Irritable bowel syndrome (IBS), is one of the most common, functional gastrointestinal disorders (FGID) affecting 10-20% of the adult population worldwide, yet most challenging when it comes to treatment. The condition is most commonly found amongst Western populations, particularly affecting females and younger age groups.
While orthodox medicine claims no definite cure to IBS with medical prescription, the secret lies in finding and targeting your unique underlying irritable bowel’s causes, rather than suppressing ailments.
Diet plays a major role is symptom trigger and alleviation. Below I’m citing the most common food sensitivities and how you can easily swap them for healthier options:
1. Elimination diet. Avoid:
2. Learn to read labels: Spot MSG and aspartame and avoid them. Removing MSG and aspartame for four weeks in IBS patients resulted in 30% improvement in 84% of patients. MSG is released quickly, in contrast to naturally occurring glutamate in food which is bound to other amino acids, leading to nerve overstimulation, hence IBS.
3. Avoid gluten: Gluten is found in wheat, spelt, barley and rye. Oats may be contaminated or one may be reacting to avenin, a protein similar to gluten. Good alternatives are buckwheat, brown rice, millet and quinoa.
4. Avoid lactose: Lactose is found mainly in skimmed milk, soft-cheese and ice-cream and less to none in yoghurt, kefir and hard cheese.
5. Eliminate sugar and table salt: In all its forms, including artificial sweeteners, which not only can have a negative effect on your gut flora, but decrease blood sugar levels. Stress hormones are produced as a result, triggering your IBS symptoms! The best sugar to consume is pure maple syrup. Table salt can cause water retention and bloating. Consult your nutritionist for healthier choices.
To avoid spending money on tests,to eliminate stress (already a problem!) and to identify the exact trigger, it is advisable to eliminate one or two food groups at a time, starting with wheat and dairy, for two weeks. Keep assessing and re-introducing. Leave two days in between different foods as some reactions can be slower.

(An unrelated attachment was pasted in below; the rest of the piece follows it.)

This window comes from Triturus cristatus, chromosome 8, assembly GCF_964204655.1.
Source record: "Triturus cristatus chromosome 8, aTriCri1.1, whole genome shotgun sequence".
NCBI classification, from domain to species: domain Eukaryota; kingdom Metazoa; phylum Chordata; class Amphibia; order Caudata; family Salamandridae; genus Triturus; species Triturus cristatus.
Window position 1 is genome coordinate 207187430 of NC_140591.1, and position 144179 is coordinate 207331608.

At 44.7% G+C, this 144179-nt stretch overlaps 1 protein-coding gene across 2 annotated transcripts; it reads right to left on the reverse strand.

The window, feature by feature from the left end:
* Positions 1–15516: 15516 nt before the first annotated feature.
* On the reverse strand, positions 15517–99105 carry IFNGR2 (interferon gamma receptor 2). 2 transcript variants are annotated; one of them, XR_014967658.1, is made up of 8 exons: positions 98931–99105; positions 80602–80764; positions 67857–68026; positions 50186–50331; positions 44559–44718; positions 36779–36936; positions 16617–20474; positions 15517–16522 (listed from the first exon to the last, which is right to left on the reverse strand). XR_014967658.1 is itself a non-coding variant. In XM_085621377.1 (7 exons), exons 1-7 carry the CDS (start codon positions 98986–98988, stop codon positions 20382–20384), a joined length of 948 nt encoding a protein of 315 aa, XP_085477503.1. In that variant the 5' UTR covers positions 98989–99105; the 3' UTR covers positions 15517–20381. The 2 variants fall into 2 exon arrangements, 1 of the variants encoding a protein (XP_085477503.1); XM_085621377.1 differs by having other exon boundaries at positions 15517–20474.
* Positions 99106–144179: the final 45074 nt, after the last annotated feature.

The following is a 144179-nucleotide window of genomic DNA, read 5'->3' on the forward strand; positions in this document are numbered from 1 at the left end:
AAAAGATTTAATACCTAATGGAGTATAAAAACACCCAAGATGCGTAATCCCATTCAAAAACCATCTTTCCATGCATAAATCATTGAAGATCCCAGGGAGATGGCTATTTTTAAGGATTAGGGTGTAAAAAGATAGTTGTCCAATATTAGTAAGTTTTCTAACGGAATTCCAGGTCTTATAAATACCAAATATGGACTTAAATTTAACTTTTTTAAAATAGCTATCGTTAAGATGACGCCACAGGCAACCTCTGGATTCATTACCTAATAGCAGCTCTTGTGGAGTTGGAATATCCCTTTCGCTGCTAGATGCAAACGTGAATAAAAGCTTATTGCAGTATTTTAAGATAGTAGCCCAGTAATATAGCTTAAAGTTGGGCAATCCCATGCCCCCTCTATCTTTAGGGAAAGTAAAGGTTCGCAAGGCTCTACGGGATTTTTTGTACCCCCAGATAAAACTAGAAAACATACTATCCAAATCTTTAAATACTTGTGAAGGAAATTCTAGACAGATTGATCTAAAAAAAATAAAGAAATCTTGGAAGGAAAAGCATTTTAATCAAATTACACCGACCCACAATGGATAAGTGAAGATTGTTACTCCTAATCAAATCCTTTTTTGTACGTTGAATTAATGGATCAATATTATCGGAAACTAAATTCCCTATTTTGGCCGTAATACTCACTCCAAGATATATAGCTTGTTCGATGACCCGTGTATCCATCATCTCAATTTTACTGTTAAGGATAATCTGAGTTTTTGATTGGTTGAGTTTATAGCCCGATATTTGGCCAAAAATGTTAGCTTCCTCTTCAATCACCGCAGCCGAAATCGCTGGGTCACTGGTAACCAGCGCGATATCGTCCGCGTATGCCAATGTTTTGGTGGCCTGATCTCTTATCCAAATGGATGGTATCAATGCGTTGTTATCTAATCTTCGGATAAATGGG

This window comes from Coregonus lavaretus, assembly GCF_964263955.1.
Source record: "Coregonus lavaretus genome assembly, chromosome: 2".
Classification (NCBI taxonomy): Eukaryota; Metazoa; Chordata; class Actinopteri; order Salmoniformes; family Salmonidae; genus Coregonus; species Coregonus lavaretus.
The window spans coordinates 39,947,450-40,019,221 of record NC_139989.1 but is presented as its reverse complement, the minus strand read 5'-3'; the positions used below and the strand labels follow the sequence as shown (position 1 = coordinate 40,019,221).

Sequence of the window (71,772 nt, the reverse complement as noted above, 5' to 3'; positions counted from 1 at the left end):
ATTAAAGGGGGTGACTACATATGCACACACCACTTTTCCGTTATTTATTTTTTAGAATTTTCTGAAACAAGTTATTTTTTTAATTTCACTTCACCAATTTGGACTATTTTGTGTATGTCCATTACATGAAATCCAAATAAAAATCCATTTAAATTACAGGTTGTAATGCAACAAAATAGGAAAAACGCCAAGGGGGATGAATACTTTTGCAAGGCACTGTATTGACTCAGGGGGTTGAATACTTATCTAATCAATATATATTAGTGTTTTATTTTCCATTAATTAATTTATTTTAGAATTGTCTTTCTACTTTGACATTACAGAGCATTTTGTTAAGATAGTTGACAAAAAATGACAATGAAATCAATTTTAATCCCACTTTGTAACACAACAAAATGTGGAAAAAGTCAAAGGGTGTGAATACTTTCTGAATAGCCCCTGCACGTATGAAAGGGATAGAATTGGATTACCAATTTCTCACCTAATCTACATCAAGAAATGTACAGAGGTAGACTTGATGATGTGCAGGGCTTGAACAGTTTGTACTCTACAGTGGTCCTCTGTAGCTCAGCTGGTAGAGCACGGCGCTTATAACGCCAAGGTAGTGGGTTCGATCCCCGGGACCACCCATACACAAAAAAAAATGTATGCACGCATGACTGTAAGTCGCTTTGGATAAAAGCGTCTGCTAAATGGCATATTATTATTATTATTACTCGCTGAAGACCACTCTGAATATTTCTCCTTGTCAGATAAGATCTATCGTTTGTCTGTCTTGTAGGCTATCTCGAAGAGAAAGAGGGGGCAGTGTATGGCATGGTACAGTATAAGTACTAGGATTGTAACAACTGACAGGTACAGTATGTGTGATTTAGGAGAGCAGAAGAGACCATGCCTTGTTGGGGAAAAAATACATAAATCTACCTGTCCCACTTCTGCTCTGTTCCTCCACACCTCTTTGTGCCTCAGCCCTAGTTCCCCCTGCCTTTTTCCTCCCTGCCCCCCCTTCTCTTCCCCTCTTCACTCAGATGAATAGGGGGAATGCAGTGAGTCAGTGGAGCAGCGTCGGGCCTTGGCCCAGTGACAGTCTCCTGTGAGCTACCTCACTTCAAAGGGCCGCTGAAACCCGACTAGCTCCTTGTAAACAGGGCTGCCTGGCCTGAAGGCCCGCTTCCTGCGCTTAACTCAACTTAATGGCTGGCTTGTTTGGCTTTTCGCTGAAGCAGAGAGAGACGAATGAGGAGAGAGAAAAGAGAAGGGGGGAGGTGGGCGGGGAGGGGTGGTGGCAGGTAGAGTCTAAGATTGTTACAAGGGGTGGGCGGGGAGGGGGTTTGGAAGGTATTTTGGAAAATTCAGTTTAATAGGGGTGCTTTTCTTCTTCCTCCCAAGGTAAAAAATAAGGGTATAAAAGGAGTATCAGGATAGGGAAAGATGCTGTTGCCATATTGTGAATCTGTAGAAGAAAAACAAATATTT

6. Eat little and often and don’t go longer that three hours without eating, to ease burden on digestion and keep blood insulin levels stable. High insulin has been associated with increased stress hormone levels (cortisol and adrenaline), which can negatively affect your digestion as discussed above.
7. Eat the right fats! Omega 3 helps in IBS-related inflammation. Eat your oily fish at least three times per week. Remember SMASH! (sardines, sackerel, snchovies, salmon, herring). Saturated fat (dairy, meat) should be eliminated and trans fat should be avoided, as they are inflammatory, hence aggravate pain and distension. They also block omega 3 absorption.
8. Aim for a fresh, wholesome diet. Learn to read labels! Do not eat anything that you would not add to your recipes or anything that you can’t read. Wheat can be hidden in soy, sauces, condiments and sausages All processed, packaged food should be avoided to stay away form trans fat, sugar and salt.
9. An easy tip to be able to tolerate more foods in soaking: Soak your grains (e.g. oats), nuts&seeds, legumes overnight to increase digestibility and decrease bloating. Cooking makes starch more digestible by breaking down the cell walls. But remember: Eating it cold after cooking can increase the resistant starch (e.g. sushi) and bread has increased resistant starch, even after defrosting! Organic food should be bought when possible, its higher in nutrients (IBS sufferers show decreased absorbability and B vitamin production by gut bacteria) and have less pesticides (disturb the healing process).
10. Gas! Avoid all habits that bring more air in your digestive system: Fizzy drinks, chewing gum and drinking from a straw can all cause more air to be swallowed into your gut, what is hard to process if you are an IBS sufferer.
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